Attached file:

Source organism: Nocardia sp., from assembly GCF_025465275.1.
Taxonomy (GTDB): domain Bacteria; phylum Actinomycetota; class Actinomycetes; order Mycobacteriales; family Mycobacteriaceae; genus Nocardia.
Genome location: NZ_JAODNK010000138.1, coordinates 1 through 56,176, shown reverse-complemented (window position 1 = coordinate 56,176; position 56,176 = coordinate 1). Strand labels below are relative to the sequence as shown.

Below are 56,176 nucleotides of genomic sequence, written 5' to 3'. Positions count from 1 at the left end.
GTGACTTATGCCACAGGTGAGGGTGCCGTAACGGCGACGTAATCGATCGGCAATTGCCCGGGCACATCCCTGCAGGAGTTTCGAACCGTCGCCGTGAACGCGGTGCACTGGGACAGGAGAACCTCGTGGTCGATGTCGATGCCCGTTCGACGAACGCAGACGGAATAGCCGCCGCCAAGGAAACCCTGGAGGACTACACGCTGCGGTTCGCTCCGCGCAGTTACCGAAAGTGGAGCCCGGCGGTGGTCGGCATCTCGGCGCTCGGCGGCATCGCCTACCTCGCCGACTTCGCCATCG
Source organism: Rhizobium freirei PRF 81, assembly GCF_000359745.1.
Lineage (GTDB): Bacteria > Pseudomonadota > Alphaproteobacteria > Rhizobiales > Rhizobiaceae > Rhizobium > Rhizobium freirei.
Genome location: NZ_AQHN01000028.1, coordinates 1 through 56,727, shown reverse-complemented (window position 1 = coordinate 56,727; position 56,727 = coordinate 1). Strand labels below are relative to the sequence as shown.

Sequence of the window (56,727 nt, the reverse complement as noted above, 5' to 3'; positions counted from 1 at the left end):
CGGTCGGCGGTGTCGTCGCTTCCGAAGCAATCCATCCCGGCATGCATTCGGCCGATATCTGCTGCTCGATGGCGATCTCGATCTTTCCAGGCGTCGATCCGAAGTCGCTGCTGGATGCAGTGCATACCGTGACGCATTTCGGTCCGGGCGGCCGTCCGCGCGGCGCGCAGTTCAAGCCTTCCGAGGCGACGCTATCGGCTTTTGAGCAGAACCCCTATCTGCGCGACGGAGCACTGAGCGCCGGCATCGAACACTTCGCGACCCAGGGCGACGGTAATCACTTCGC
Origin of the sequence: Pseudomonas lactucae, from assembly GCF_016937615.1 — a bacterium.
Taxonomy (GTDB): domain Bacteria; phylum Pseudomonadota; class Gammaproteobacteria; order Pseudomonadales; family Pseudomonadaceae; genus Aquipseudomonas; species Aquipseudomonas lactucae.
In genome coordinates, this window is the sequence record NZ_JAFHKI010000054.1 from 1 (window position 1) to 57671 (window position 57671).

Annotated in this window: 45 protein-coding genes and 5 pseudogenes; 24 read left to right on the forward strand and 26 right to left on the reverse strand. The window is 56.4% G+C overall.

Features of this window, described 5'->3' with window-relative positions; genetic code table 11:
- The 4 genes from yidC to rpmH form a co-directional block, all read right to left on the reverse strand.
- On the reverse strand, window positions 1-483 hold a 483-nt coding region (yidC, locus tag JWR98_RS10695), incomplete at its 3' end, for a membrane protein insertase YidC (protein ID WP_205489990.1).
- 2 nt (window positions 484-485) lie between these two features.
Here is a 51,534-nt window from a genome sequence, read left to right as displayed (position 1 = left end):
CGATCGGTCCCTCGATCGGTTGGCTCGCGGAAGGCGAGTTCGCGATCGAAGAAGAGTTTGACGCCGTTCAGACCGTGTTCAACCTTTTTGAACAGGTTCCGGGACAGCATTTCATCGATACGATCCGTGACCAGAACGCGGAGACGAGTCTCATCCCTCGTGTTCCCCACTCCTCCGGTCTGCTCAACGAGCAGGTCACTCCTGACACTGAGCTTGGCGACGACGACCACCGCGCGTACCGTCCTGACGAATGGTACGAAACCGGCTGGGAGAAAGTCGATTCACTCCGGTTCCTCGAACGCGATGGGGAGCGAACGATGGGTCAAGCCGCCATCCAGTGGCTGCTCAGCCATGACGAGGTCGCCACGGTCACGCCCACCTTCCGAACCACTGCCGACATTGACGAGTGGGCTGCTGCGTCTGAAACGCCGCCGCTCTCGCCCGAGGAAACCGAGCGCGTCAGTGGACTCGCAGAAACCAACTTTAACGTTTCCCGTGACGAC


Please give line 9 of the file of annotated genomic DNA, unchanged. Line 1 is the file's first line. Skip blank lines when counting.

Sequence of the window (56,727 nt, the reverse complement as noted above, 5' to 3'; positions counted from 1 at the left end):